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Ages & Stages: 3 to 4 Years

Dear Debi,
I have a 3-year-old who seems to want more and more independence. For example, she won’t hold my hand when we walk through a crowded mall. Is she growing up too fast or is this normal at this age?
Tammy Buchrista
Debi's Tips
Debi Gutierrez
Debi Gutierrez
  • Each child is unique
  • Allow safe exploration
  • Talk frequently with your child & share books together
  • Respond to your child’s interests
Expert Advice
Dr. Leslie Richard
Dr. Leslie Richard
Pediatrician, Mother of fourMother of onePediatricianMother of onePediatrician, mother of one
I would tell Tammy that this is completely normal behavior. In fact, it’s behavior you should expect and hope for from a three-year-old. Sometimes moms get a little upset when kids express more independent behavior and they have to follow their kids and chase them. I think we should embrace these behaviors and know that this means that my child is developing as they should.

Children are fascinated with books during this age range. At the age of three, they are developing major leaps in terms of their language development. They understand much more and are able to express themselves more and use their imaginations. Books really tap into their imaginations. Children at age three are cognitively able to understand that something is happening that is separate and different from them, but they can involve themselves in the thought process – something that they couldn't maybe do when they were two.

Another great thing about books is it’s a great way to find out what children’s interests are. If they keeping bringing you back the same book about dinosaurs over and over, then you know they have a fascination with dinosaurs. Books really allow them to show their interests to you, which you can use to help expand their learning experiences.

At the age of three, children are able for the first time to put themselves in someone else's shoes – to be a fireman, to be a ballerina, to pretend that they're a bear or an animal. Pretending that you are somebody else is really something that they can't do earlier than this age. It's a major leap both cognitively and also in terms of their language development.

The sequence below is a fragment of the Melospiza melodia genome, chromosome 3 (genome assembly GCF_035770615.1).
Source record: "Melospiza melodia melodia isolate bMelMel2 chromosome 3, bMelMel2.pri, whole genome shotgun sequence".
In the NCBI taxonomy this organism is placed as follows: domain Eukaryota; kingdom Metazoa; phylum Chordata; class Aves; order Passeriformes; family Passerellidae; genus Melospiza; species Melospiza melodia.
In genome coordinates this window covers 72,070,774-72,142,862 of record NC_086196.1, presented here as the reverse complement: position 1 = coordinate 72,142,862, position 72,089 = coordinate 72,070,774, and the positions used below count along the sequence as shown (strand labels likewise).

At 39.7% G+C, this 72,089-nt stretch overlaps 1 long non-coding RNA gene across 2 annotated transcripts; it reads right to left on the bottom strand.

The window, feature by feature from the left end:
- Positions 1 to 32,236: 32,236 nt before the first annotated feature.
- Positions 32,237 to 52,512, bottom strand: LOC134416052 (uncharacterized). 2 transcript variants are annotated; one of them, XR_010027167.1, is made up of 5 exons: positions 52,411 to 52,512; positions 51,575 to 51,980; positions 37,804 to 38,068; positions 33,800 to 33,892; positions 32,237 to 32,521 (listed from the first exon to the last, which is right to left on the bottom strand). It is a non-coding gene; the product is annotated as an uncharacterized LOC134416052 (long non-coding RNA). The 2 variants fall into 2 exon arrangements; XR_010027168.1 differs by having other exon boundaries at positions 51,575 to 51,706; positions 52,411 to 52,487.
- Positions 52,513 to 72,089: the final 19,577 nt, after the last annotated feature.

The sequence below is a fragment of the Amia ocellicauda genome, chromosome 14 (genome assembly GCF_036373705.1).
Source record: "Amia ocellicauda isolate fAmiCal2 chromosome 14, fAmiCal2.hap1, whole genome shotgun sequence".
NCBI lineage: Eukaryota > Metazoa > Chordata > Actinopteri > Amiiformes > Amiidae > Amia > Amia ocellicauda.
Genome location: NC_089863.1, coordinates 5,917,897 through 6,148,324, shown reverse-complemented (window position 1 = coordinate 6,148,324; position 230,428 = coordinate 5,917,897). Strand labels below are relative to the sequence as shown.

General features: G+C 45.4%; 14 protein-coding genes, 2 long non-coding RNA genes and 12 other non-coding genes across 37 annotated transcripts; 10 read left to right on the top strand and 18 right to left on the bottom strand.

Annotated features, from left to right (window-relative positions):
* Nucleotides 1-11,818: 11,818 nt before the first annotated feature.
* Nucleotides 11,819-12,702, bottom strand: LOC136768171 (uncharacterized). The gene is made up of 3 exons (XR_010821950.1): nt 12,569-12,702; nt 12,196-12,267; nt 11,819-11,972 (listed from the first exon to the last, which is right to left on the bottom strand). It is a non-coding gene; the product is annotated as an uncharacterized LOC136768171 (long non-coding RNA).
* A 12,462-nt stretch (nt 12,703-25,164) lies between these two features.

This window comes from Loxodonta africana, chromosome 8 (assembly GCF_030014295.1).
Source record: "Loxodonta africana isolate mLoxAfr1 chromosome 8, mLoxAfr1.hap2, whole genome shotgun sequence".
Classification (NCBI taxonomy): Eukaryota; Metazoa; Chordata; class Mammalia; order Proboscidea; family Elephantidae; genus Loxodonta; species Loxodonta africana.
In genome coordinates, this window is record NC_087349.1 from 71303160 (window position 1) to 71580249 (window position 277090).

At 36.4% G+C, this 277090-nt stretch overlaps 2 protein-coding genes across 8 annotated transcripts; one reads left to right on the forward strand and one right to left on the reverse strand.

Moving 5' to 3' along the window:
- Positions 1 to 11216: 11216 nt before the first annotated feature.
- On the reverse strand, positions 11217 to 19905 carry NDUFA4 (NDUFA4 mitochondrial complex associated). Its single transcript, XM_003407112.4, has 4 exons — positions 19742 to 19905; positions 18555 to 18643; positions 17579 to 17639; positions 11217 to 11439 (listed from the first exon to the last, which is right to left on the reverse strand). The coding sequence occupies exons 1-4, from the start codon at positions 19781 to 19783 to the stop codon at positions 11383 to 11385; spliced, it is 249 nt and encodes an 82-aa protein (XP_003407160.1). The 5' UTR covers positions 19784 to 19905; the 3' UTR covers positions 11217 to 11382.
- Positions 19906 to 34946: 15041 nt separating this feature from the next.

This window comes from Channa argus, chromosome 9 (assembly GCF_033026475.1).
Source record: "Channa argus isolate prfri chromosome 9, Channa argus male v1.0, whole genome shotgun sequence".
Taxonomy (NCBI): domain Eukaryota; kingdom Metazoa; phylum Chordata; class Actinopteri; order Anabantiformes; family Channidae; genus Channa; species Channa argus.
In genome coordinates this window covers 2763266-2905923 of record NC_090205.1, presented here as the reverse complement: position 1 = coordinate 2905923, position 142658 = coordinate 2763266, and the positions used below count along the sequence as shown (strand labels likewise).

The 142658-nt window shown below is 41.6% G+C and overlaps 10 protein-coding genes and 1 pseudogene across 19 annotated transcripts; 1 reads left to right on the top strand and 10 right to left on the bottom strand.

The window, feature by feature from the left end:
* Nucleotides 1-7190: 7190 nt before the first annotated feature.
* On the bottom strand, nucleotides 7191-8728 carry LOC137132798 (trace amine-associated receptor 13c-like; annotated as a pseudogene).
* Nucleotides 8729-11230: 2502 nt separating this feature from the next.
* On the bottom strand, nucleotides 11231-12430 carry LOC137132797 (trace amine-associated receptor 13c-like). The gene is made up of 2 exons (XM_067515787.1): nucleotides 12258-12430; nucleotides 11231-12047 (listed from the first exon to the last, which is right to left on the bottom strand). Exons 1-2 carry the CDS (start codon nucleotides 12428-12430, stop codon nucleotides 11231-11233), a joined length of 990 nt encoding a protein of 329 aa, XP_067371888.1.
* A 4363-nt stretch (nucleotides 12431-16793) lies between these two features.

At this age, there's really more of a continuum of behavior and expression, so you're looking for more language development. Children need to be having conversations with you now. They may not be long conversations, but being able to have an exchange back and forth, is important. If your child is not interested in talking or isn't seeming to talk quite as much or as clearly as children of his or her age, then you may want to get some opinion from your pediatrician or from a preschool teacher or someone else in your life.

In addition to talking, another important aspect is the ability to have pretend play. That's a very important thing – to be able to go in the kitchen and cook or to pretend that you're the fireman. Some children don’t have pretend play and those children we tend to be very concerned about. If your child is not interested in pretending or in imitating you by sweeping or cooking or any of those things, then you may want to talk to a doctor about it.
Child Care provider Comments
Jennifer Parkis
Jennifer Parkis
Mother of three
When we are at the park, my 3-year-old will try to run towards the street and I will give him 2 warnings. By the 3rd warning, I tell him we are leaving the park. There have been times when he’s been throwing rocks (endangering himself or others) while we were visiting people’s homes. We then leave.
Rosa Rios
Rosa Rios
Grandmother of three
As much as the child might want independence, they are still children. In this case, the parent should explain to the child that there are too many people to allow her to walk on her own. It is good to encourage curiosity and self-sufficiency, but not at the expense of our children’s safety. There needs to be parameters and rules set regarding behavior. It is normal for a child at this age to express a desire for independence. As long as parents supervise and set rules, children will develop in a healthy and positive way.
Darlene Patterson
Darlene Patterson
Family child care provider for 22 years and mother of three
Kids at this age want to do everything on their own. They want to put their clothes on, put their shoes on, go climb something – do everything by themselves. You should let them try everything. The word “can’t” should never be in their vocabulary. You don’t want to hinder them at all so you should encourage everything they’re doing but keep them safe at the same time. An early 3-year-old is going to want to try different things than a later 3-year-old, so you just have to follow their lead.

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Ages & Stages: 3 to 4 Years Featured Video:
Ages & Stages: 3 to 4 Years
Topic: Child Development
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